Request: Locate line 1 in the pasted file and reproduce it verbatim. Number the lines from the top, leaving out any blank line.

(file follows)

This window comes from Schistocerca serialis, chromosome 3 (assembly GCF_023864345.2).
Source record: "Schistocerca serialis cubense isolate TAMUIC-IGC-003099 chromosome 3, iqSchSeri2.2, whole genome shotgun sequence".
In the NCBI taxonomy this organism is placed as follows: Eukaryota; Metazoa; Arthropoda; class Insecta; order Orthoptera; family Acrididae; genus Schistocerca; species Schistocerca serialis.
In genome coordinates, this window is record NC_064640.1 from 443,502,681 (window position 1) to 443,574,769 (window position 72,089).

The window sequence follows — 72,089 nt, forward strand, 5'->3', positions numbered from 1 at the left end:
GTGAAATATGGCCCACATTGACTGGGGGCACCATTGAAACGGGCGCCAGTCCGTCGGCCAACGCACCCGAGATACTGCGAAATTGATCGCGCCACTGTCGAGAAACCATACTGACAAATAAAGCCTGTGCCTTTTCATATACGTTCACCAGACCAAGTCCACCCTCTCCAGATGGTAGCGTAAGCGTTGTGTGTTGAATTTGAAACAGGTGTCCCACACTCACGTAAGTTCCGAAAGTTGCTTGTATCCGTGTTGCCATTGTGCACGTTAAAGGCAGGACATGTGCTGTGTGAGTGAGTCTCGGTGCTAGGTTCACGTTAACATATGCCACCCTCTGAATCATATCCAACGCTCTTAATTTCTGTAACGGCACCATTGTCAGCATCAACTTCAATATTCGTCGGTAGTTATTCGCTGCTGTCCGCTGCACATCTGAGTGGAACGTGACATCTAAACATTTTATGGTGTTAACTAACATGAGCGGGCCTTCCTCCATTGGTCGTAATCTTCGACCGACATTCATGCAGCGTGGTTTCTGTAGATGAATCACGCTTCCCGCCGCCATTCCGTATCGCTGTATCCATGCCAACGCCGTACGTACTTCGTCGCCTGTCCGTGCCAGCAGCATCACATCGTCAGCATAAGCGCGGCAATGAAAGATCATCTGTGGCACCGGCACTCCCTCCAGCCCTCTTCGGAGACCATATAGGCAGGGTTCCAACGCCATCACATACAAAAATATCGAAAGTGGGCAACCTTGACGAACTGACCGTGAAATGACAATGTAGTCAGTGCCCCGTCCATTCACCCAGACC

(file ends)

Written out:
This window comes from Schistocerca serialis, chromosome 3 (assembly GCF_023864345.2).